Actually, Marco's explanation is for Japanese only. Peter, you are
describing a standard glyph variant for Traditional Chinese of IDEOGRAPHIC
FULL STOP (U+3002). The Traditional Chinese style is to centre the glyph in
the character box. The Japanese style is to place the glyph at the bottom
left in horizontal layout, and upper left in glyphs rotated for vertical
layout. The glyph does not need to move in Chinese vertical layout. The same
is true for IDEOGRAPHIC COMMA U+3001.
If you apply the right fonts to this text, you'll see what I mean:
日本語。 (Japanese, display in Japanese Mincho)
中國。 (Traditional Chinese, display in Ming Li)
The katakana middle dot is a Japanese thing unrelated to what you are seeing
in those Chinese documents.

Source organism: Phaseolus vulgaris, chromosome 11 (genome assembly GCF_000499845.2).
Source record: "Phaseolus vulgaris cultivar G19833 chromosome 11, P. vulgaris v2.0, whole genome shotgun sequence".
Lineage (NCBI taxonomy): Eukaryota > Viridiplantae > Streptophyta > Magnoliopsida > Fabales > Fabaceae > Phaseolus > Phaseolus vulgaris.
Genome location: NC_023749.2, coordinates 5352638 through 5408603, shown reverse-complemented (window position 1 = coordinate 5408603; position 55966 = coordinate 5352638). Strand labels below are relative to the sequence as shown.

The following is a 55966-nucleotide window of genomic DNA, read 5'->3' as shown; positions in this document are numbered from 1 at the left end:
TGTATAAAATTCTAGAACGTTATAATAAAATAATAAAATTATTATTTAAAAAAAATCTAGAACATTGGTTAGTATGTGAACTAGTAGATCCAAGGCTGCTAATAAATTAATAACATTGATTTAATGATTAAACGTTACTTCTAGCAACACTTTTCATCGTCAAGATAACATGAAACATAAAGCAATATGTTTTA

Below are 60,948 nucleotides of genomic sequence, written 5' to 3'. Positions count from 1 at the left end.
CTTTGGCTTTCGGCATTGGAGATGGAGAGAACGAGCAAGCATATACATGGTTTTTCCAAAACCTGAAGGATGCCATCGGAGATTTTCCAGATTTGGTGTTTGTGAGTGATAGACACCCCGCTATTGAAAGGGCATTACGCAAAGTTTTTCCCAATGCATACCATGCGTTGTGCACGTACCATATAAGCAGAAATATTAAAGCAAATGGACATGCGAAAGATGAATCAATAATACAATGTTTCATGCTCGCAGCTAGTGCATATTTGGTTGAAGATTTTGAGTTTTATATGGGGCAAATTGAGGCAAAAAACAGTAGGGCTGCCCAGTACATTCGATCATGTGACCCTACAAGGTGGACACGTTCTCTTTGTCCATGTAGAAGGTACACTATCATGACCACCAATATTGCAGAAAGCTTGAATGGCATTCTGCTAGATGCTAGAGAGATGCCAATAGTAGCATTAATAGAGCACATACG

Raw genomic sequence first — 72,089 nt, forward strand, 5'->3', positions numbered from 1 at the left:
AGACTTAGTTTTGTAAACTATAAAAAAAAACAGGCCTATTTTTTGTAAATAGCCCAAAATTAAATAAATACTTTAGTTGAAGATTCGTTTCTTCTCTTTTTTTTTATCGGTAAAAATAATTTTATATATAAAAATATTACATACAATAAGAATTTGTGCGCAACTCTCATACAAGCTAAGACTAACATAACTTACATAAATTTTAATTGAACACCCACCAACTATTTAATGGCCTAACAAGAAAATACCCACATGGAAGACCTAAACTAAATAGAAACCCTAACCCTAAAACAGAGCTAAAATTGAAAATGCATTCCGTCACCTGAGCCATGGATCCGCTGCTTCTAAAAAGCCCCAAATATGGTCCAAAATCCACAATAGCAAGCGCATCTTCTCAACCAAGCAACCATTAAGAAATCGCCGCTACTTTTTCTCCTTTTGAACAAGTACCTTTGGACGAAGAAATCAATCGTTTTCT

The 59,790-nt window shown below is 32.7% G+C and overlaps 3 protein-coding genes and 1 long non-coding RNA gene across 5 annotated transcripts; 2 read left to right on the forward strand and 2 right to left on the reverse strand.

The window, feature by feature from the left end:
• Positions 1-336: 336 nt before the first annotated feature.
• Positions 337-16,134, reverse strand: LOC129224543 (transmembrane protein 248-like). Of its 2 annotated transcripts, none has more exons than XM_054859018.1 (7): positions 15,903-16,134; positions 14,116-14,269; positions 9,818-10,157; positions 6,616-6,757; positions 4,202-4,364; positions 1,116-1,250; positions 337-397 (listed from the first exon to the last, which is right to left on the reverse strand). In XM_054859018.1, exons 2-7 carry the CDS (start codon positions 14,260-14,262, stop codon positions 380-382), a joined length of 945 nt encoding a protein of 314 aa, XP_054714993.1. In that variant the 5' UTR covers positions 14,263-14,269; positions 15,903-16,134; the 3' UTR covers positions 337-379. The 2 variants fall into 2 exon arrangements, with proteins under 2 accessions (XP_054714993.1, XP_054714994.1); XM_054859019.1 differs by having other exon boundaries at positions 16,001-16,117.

Group Program Manager
From: Kenneth Whistler [mailto:firstname.lastname@example.org]
Sent: Friday, December 10, 1999 1:28 PM
To: Unicode List
Subject: Re: EA width, Latin punctuation and fonts
> PC>>A. There is a vertically-centered "fat period" used in (at
> >>least some) Chinese documents, and we've been asked to
> >>this as well. I'm not at all sure what the function of this
> >>punctuation is, but I'm assuming that some of you that work
> >>with Chinese must know what I'm referring to.
> MC>It is used as a separator between names and surnames of
> foreign people transliterated in ideographs (or in katakana, in
> I think I also have seen it used as a separator for the single
> words in transliterated foreign place names.
> Thanks for the info, Marco. Now, can anybody tell me what the
> preferred encoding of this thing is?
U+30FB KATAKANA MIDDLE DOT
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